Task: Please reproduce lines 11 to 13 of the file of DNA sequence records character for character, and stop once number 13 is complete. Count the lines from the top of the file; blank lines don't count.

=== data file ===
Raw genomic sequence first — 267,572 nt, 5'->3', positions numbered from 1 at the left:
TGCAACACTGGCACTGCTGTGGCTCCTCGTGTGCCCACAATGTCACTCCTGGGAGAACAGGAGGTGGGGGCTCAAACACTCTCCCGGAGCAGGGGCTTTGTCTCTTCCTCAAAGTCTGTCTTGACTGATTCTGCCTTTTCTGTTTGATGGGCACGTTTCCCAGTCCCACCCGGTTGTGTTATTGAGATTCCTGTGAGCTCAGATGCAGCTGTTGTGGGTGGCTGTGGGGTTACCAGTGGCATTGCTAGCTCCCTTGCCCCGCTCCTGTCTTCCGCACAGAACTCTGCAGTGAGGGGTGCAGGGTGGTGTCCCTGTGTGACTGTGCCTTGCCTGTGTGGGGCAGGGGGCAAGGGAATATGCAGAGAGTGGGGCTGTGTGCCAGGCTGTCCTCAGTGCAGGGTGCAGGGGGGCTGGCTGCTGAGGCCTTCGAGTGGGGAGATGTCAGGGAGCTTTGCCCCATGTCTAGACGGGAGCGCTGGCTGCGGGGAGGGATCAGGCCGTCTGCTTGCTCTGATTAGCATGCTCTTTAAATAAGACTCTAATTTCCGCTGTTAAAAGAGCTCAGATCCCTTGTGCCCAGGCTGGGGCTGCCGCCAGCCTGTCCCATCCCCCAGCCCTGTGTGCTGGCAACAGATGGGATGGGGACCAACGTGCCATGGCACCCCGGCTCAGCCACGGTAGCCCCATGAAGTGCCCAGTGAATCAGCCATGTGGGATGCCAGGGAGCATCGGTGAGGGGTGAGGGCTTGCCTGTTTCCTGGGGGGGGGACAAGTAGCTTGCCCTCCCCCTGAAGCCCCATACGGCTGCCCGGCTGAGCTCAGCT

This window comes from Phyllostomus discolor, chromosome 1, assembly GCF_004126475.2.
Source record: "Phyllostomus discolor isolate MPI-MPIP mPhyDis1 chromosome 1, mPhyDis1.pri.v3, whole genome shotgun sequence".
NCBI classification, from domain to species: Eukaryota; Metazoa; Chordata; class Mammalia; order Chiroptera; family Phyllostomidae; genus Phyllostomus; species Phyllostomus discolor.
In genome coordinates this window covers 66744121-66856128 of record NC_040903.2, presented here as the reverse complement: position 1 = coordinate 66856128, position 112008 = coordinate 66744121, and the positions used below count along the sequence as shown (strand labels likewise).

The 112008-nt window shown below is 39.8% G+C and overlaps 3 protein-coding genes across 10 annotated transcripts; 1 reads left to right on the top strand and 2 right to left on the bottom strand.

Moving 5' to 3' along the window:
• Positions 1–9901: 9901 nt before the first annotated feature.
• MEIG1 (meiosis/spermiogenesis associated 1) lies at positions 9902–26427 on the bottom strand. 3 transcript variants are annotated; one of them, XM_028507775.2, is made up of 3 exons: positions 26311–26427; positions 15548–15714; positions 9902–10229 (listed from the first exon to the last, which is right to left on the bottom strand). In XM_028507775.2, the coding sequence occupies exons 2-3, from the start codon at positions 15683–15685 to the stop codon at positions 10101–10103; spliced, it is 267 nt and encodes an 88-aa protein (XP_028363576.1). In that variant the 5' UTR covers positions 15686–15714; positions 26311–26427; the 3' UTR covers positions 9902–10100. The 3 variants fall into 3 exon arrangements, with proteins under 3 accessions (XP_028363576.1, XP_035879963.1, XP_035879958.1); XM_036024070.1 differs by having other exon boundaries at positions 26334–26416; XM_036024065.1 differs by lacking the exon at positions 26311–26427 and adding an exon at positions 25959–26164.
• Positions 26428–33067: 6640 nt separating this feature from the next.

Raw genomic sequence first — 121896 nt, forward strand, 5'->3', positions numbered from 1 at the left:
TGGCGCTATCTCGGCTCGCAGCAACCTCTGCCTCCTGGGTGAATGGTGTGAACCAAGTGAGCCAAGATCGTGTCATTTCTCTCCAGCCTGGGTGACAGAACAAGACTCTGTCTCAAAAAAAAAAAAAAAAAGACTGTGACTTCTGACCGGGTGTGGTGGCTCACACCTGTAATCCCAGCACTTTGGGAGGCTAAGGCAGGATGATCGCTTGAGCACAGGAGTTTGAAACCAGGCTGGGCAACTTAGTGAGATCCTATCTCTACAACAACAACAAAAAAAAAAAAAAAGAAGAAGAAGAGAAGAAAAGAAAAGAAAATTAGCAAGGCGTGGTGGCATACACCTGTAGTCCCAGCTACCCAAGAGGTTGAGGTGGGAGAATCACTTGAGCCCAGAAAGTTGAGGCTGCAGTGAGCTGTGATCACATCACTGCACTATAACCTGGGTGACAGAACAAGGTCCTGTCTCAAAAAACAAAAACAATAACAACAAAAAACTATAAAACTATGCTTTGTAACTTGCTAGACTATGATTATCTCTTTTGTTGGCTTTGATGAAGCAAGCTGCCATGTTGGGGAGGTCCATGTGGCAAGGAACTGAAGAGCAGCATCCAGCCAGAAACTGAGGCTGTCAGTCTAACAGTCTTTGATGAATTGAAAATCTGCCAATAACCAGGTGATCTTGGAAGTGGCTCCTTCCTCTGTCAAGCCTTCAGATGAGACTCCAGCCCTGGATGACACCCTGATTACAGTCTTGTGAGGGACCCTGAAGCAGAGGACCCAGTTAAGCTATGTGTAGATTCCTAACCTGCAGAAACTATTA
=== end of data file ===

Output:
• Positions 26428–33067: 6640 nt separating this feature from the next.

Raw genomic sequence first — 121896 nt, forward strand, 5'->3', positions numbered from 1 at the left:
TGGCGCTATCTCGGCTCGCAGCAACCTCTGCCTCCTGGGTGAATGGTGTGAACCAAGTGAGCCAAGATCGTGTCATTTCTCTCCAGCCTGGGTGACAGAACAAGACTCTGTCTCAAAAAAAAAAAAAAAAAGACTGTGACTTCTGACCGGGTGTGGTGGCTCACACCTGTAATCCCAGCACTTTGGGAGGCTAAGGCAGGATGATCGCTTGAGCACAGGAGTTTGAAACCAGGCTGGGCAACTTAGTGAGATCCTATCTCTACAACAACAACAAAAAAAAAAAAAAAGAAGAAGAAGAGAAGAAAAGAAAAGAAAATTAGCAAGGCGTGGTGGCATACACCTGTAGTCCCAGCTACCCAAGAGGTTGAGGTGGGAGAATCACTTGAGCCCAGAAAGTTGAGGCTGCAGTGAGCTGTGATCACATCACTGCACTATAACCTGGGTGACAGAACAAGGTCCTGTCTCAAAAAACAAAAACAATAACAACAAAAAACTATAAAACTATGCTTTGTAACTTGCTAGACTATGATTATCTCTTTTGTTGGCTTTGATGAAGCAAGCTGCCATGTTGGGGAGGTCCATGTGGCAAGGAACTGAAGAGCAGCATCCAGCCAGAAACTGAGGCTGTCAGTCTAACAGTCTTTGATGAATTGAAAATCTGCCAATAACCAGGTGATCTTGGAAGTGGCTCCTTCCTCTGTCAAGCCTTCAGATGAGACTCCAGCCCTGGATGACACCCTGATTACAGTCTTGTGAGGGACCCTGAAGCAGAGGACCCAGTTAAGCTATGTGTAGATTCCTAACCTGCAGAAACTATTA